I am a Chancellor's Fellow at the Department of Management Science. My research is interdisciplinary and focuses on modelling to improve decision-making in healthcare policy, utilizing tools and methodologies from mathematical epidemiology, economics, and computer science, among other areas.
My main body of work integrates disease and economic models for policy impact evaluation, and I have developed infectious and non-communicable disease models, including a pneumococcal disease model for the Global Antibiotic Resistance Partnership (GARP) and agent-based models (ABMs) integrating population, healthcare, economic, and disease dynamics for the Disease Control Priorities (DPC-3) project. In addition to continuing my work on the economics of healthcare interventions in low- and middle-income countries, I have done work on valuation of antibiotics for DRIVE-AB, an Innovative Medicines Initiative (IMI) funded project investigating mechanisms to encourage research and development of new antibiotics and to promote their global access and sustainable use. My other research interests include using game-theoretic models to study the impact of behaviour by individuals and actors facing healthcare decisions.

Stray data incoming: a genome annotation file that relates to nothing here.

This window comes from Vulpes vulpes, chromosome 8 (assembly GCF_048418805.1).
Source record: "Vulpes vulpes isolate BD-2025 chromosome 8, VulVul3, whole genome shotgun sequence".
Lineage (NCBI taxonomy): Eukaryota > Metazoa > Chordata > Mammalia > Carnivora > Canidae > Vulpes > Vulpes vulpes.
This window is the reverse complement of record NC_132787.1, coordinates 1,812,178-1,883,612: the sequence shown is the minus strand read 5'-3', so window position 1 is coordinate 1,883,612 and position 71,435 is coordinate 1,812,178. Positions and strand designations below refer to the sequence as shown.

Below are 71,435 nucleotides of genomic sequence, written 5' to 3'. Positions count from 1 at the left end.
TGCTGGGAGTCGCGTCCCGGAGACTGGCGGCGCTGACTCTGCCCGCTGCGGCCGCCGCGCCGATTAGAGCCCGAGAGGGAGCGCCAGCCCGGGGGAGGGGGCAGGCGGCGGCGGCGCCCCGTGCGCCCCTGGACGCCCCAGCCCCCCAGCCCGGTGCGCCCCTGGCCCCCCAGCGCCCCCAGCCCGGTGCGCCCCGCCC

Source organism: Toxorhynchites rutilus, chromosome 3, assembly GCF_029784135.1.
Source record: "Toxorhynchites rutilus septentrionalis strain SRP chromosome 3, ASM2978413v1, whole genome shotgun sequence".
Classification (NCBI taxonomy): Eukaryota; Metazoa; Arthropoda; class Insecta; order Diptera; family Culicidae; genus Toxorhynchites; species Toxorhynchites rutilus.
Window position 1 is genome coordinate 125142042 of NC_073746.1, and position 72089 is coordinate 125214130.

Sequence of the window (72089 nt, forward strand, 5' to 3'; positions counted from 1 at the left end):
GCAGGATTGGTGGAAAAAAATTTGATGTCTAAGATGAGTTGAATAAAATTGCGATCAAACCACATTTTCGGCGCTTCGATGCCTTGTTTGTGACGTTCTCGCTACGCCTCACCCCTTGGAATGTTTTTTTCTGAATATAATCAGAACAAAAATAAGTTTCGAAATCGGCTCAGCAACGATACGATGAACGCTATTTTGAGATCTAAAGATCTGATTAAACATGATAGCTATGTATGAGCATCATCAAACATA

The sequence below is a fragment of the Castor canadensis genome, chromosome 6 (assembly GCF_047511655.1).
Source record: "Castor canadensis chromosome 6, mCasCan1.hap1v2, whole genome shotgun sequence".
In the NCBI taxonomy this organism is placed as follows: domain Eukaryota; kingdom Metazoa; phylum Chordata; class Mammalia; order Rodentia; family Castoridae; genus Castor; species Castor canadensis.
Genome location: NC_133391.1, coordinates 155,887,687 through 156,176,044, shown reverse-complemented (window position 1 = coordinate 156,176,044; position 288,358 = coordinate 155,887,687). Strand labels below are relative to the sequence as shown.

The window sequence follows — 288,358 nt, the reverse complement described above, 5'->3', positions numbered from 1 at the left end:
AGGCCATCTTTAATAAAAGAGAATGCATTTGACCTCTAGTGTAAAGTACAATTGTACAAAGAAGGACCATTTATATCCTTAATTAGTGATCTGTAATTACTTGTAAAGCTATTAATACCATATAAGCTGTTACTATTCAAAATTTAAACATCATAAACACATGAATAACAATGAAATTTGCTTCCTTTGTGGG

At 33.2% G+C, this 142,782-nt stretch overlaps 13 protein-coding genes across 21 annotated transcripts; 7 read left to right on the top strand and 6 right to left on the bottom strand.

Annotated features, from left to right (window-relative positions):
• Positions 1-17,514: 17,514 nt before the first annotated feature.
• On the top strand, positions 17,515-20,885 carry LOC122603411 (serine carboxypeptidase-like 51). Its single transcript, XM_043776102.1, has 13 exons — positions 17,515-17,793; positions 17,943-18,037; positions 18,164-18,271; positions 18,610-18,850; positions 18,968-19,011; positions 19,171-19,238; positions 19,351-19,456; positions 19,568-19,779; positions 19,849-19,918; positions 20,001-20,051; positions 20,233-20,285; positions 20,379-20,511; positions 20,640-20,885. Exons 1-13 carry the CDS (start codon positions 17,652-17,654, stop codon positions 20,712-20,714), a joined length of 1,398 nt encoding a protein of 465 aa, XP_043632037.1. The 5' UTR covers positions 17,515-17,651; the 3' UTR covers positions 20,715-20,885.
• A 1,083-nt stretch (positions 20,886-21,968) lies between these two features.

I am also affiliated with the Center for Disease Dynamics, Economics, and Policy in Washington, DC, where I am a Fellow. I have a PhD in Management Science, focusing on modelling for healthcare policy, from the University of Strathclyde and an MA in economics and BA honours economics from McGill University, in Montreal.